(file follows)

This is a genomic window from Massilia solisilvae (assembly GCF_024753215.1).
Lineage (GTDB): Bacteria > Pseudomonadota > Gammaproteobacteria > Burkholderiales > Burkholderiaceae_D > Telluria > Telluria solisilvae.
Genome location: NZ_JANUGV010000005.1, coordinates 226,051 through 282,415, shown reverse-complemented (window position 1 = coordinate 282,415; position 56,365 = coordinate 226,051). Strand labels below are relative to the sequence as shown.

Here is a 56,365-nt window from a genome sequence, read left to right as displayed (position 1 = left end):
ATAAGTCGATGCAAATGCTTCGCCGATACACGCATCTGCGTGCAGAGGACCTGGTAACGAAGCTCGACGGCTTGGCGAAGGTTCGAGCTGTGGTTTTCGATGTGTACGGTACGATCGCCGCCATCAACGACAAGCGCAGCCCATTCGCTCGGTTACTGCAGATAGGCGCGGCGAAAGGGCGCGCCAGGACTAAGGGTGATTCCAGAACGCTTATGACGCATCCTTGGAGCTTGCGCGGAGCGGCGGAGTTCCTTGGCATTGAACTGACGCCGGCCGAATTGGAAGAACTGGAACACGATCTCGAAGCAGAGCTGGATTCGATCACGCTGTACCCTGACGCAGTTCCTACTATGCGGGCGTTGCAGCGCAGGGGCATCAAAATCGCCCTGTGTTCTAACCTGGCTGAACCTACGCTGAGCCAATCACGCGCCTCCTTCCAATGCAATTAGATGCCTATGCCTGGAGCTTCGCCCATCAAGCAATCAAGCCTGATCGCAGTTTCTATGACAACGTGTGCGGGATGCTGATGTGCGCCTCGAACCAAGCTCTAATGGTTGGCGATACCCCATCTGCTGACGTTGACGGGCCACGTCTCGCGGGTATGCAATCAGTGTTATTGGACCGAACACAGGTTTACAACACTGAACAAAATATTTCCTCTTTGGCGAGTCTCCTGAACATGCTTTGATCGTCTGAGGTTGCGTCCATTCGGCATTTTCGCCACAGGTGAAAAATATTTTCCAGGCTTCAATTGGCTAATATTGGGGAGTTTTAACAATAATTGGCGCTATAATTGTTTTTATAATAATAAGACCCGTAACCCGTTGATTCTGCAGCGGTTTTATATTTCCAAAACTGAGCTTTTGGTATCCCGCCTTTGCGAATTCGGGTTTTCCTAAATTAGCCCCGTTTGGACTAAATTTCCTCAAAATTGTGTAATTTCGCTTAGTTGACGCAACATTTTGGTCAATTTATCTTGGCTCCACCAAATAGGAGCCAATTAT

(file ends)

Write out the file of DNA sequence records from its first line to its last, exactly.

This is a genomic window from Massilia solisilvae (assembly GCF_024753215.1).
Lineage (GTDB): Bacteria > Pseudomonadota > Gammaproteobacteria > Burkholderiales > Burkholderiaceae_D > Telluria > Telluria solisilvae.
Genome location: NZ_JANUGV010000005.1, coordinates 226,051 through 282,415, shown reverse-complemented (window position 1 = coordinate 282,415; position 56,365 = coordinate 226,051). Strand labels below are relative to the sequence as shown.

Here is a 56,365-nt window from a genome sequence, read left to right as displayed (position 1 = left end):
ATAAGTCGATGCAAATGCTTCGCCGATACACGCATCTGCGTGCAGAGGACCTGGTAACGAAGCTCGACGGCTTGGCGAAGGTTCGAGCTGTGGTTTTCGATGTGTACGGTACGATCGCCGCCATCAACGACAAGCGCAGCCCATTCGCTCGGTTACTGCAGATAGGCGCGGCGAAAGGGCGCGCCAGGACTAAGGGTGATTCCAGAACGCTTATGACGCATCCTTGGAGCTTGCGCGGAGCGGCGGAGTTCCTTGGCATTGAACTGACGCCGGCCGAATTGGAAGAACTGGAACACGATCTCGAAGCAGAGCTGGATTCGATCACGCTGTACCCTGACGCAGTTCCTACTATGCGGGCGTTGCAGCGCAGGGGCATCAAAATCGCCCTGTGTTCTAACCTGGCTGAACCTACGCTGAGCCAATCACGCGCCTCCTTCCAATGCAATTAGATGCCTATGCCTGGAGCTTCGCCCATCAAGCAATCAAGCCTGATCGCAGTTTCTATGACAACGTGTGCGGGATGCTGATGTGCGCCTCGAACCAAGCTCTAATGGTTGGCGATACCCCATCTGCTGACGTTGACGGGCCACGTCTCGCGGGTATGCAATCAGTGTTATTGGACCGAACACAGGTTTACAACACTGAACAAAATATTTCCTCTTTGGCGAGTCTCCTGAACATGCTTTGATCGTCTGAGGTTGCGTCCATTCGGCATTTTCGCCACAGGTGAAAAATATTTTCCAGGCTTCAATTGGCTAATATTGGGGAGTTTTAACAATAATTGGCGCTATAATTGTTTTTATAATAATAAGACCCGTAACCCGTTGATTCTGCAGCGGTTTTATATTTCCAAAACTGAGCTTTTGGTATCCCGCCTTTGCGAATTCGGGTTTTCCTAAATTAGCCCCGTTTGGACTAAATTTCCTCAAAATTGTGTAATTTCGCTTAGTTGACGCAACATTTTGGTCAATTTATCTTGGCTCCACCAAATAGGAGCCAATTAT